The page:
“Additive manufacturing can address a multitude of challenges for us, and there is a big pull to implement these processes from the logistics community,” said Dr. Jonathan Miller, a materials scientist and the additive manufacturing lead for the AFRL directorate. “The fleet is aging, and replacement parts for planes built 30 years ago often no longer exist. Rapid production of a small number of hard-to-find parts is extremely valuable.”
The US Air Force’s (USAF) Oklahoma City Air Logistics Complex (OC-ALC) is set to implement its strategic plan to integrate 3-D printing technology into every aspect of its airpower sustainment mission. The 3-D printing machines will be able produce replacement engine parts directly at repair and overhaul sites from the provided raw materials, including metal pellets, ceramics and gypsum, the USAF stated.
3D Systems have been awarded two different research contracts worth in excess of $1 million by the US Air Force Research Laboratory (AFRL). Per the contracts, 3D Systems would develop advanced aerospace and defense 3D printing manufacturing capabilities at a large scale for possible uses within the US Air Force. “The main advantage of the printer is that you are no longer limited in geometry, for example, when you want to create a space inside a block of aluminum or a ring inside a ring.”
Despite years of development and research into additive manufacturing processes, there are a number of implementation challenges that AFRL researchers need to address in order to enable greater Air Force benefit from the technology, both now and in the future. “Fundamentally, it comes down to a materials processing problem,” said Berrigan.
However, the need to develop consistent, quality materials for additive manufacturing still remains a challenge that AFRL researchers are working diligently to address. Engineers need to have full confidence in additive manufactured part alternatives as they implement them as replacements in aging fleets or as system-level enablers in new weapon systems.
The lack of standardized production processes, quality assurance methods, significant material variability and reduced material performance are just some of the factors AFRL researchers need to overcome. Depending on the application, material performance can be related to the strength of a part. For example, the electronic properties of an additive manufactured circuit may be worse than those of ones traditionally manufactured.
Another issue centers on basic materials compatibility. “There are a lot of different interfaces in additive manufacturing, and ensuring that materials adhere to one another or that a part can support a certain stress or withstand a certain temperature—these are all challenges we need to address,” said Miller.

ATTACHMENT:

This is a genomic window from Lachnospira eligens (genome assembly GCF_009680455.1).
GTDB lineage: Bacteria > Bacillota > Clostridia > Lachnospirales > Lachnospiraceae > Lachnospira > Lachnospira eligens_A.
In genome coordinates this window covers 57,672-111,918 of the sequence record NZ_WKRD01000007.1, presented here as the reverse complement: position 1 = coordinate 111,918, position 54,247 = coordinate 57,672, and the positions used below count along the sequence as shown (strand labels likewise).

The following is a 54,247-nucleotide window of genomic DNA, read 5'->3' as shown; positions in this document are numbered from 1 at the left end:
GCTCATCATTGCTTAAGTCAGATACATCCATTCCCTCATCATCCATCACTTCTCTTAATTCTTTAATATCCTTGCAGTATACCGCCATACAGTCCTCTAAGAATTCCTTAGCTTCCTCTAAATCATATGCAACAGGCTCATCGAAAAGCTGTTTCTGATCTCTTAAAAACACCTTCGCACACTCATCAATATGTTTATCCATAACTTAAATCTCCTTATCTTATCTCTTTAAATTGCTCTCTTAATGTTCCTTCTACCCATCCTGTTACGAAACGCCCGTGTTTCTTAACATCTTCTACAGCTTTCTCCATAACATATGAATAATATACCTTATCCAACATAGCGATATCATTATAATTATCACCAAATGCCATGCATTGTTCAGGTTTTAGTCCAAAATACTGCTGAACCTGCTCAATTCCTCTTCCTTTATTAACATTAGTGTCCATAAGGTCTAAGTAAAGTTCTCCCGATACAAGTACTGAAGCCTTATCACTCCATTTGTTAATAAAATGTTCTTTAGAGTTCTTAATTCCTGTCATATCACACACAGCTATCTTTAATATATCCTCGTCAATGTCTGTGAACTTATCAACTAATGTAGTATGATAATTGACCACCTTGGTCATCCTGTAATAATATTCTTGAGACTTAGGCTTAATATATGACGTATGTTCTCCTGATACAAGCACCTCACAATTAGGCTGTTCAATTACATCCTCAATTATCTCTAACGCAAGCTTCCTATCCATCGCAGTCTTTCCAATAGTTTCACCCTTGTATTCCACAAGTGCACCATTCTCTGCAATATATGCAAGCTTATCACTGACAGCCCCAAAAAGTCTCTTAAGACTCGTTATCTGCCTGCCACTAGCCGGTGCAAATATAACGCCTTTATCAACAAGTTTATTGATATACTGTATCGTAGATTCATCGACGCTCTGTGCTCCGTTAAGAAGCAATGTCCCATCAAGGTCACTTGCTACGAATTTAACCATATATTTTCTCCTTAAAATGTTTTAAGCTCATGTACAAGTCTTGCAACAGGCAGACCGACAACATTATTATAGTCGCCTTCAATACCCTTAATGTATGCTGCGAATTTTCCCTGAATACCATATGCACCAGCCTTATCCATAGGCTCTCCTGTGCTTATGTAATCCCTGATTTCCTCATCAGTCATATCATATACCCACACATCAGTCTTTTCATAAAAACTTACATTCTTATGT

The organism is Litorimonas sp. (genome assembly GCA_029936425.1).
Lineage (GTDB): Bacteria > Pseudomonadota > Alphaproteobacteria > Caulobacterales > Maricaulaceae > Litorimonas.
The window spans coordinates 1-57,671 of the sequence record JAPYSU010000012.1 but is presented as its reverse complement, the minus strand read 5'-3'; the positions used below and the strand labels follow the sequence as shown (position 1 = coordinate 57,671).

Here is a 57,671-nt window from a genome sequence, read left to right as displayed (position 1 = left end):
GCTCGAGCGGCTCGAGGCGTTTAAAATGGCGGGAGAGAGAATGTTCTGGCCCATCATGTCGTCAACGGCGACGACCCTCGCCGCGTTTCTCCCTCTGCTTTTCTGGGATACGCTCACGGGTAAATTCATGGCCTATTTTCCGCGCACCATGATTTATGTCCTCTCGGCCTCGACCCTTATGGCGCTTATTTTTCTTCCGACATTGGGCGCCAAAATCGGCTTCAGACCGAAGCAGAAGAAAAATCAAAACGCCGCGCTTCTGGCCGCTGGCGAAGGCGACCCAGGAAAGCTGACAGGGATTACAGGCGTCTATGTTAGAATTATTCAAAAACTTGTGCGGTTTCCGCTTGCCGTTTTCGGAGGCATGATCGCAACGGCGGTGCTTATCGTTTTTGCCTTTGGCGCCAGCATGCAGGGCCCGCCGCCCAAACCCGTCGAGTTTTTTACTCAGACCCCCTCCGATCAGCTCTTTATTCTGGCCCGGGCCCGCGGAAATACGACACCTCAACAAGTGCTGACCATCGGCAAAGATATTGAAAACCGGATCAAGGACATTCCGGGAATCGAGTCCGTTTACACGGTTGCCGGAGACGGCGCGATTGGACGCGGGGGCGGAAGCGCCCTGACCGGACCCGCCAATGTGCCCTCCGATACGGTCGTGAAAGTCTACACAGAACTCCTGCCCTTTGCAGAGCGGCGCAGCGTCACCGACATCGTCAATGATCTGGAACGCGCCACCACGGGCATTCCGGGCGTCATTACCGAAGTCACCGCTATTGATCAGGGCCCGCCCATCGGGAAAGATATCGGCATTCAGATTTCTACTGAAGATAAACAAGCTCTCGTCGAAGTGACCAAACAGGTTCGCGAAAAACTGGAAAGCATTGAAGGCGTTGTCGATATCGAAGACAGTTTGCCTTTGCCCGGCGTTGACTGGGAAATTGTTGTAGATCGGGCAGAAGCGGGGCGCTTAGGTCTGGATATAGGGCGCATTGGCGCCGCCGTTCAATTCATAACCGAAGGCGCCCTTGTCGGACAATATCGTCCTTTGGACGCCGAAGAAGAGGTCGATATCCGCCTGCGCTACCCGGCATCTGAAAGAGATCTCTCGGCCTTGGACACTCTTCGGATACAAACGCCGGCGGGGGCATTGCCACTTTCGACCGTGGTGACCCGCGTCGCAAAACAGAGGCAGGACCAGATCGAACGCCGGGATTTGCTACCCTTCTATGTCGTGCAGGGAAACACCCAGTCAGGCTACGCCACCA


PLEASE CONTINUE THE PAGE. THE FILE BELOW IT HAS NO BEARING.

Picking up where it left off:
Advanced 3D printed titanium enables lighter, stronger, complex parts for improved J-20 stealth fighter plane components
A team of scientists in China has developed a metal 3D printing technology called “smart micro casting & forging.” The technology combines 3D printing and forging, uses metal wire “1/10 the cost” of AM powders, and could be used in the aerospace, automotive, and molding industries.
The Micro Forging & Casting Sync Composite Device, a new product developed by Zhang Haiou and his team, offers an alternative to metal 3D printing methods like selective laser melting and sintering, combining 3D printing, casting, and forging in one. This amalgamation of techniques contributes to increased part strength and toughness, improved product lifecycle, and higher reliability. According to its developers, the technology can also be used to create thin-walled metal components while eliminating excess material and equipment costs.
The casting and forging process has already been used to create a titanium 3D printed joints for a new fighter aircraft, which would have been impossible to create as a single piece using any subtractive manufacturing technique. In the past, the only method was to reduce the design standards, split it into multiple parts, and then assemble it, affecting the performance of the fighter and shortening its life cycle. Zhang Haiou and his team have used their new technology to 3D print TC4 titanium alloy parts whose tensile strength, yield strength, ductility, and toughness are much better than the traditional forging parts.
Zhang Haiou commented: “In the past, conventional 3D printing has been fatally flawed in the following areas: first, without forging, metal parts have a serious chance of wearing; second, the performance of 3D printed parts has not been high; a third problem is the presence of pores and unfused portions; and the fourth is that using a laser or electron beam as a heat source is very costly.”